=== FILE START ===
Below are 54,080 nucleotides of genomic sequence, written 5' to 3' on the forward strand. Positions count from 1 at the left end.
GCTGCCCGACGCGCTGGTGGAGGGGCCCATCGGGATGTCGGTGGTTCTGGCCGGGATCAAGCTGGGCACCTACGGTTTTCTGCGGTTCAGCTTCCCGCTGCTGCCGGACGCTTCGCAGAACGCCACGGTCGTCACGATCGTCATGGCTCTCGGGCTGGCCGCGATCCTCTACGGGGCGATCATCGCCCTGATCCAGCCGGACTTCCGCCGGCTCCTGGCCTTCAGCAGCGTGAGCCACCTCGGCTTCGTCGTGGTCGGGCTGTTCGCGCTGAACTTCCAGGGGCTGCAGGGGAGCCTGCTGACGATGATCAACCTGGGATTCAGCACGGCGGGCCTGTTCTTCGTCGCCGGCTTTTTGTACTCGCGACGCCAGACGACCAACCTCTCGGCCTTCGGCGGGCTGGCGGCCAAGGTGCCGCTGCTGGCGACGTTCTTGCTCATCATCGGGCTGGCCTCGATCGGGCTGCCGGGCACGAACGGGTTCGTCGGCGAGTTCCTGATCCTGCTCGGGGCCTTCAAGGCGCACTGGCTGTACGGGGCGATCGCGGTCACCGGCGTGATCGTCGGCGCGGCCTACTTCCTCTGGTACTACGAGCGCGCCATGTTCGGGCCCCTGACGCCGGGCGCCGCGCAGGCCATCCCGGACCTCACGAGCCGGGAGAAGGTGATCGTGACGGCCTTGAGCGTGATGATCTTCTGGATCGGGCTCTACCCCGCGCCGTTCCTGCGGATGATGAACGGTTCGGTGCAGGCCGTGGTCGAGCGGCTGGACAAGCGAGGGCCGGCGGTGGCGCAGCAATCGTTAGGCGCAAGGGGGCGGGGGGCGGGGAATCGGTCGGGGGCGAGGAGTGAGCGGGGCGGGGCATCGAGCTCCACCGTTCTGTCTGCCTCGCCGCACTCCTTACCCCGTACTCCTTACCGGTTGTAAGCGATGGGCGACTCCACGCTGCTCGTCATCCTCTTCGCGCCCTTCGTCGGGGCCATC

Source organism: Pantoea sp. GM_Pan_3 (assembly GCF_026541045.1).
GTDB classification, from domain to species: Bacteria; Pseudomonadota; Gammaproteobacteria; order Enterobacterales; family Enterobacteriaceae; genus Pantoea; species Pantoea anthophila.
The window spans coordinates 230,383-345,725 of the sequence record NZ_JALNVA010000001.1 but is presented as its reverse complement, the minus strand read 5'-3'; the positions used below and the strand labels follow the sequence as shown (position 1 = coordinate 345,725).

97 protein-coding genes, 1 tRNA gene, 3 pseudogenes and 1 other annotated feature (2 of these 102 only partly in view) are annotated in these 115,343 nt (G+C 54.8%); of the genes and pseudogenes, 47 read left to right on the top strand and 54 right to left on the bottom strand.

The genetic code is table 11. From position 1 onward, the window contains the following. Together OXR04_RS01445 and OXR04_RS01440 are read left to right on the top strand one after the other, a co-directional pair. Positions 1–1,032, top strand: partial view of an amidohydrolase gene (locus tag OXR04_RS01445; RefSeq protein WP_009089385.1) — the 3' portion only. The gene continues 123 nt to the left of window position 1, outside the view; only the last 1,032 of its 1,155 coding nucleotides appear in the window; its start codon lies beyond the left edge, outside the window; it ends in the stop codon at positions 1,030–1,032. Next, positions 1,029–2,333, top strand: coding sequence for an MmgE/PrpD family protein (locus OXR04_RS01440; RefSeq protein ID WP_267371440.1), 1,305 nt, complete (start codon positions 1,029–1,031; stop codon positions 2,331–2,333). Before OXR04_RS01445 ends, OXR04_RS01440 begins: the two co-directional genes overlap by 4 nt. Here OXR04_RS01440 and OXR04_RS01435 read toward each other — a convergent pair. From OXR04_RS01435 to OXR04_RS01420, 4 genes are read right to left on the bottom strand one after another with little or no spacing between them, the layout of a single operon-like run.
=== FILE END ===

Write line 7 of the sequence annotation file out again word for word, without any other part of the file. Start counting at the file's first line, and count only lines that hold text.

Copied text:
The genetic code is table 11. From position 1 onward, the window contains the following. Together OXR04_RS01445 and OXR04_RS01440 are read left to right on the top strand one after the other, a co-directional pair. Positions 1–1,032, top strand: partial view of an amidohydrolase gene (locus tag OXR04_RS01445; RefSeq protein WP_009089385.1) — the 3' portion only. The gene continues 123 nt to the left of window position 1, outside the view; only the last 1,032 of its 1,155 coding nucleotides appear in the window; its start codon lies beyond the left edge, outside the window; it ends in the stop codon at positions 1,030–1,032. Next, positions 1,029–2,333, top strand: coding sequence for an MmgE/PrpD family protein (locus OXR04_RS01440; RefSeq protein ID WP_267371440.1), 1,305 nt, complete (start codon positions 1,029–1,031; stop codon positions 2,331–2,333). Before OXR04_RS01445 ends, OXR04_RS01440 begins: the two co-directional genes overlap by 4 nt. Here OXR04_RS01440 and OXR04_RS01435 read toward each other — a convergent pair. From OXR04_RS01435 to OXR04_RS01420, 4 genes are read right to left on the bottom strand one after another with little or no spacing between them, the layout of a single operon-like run.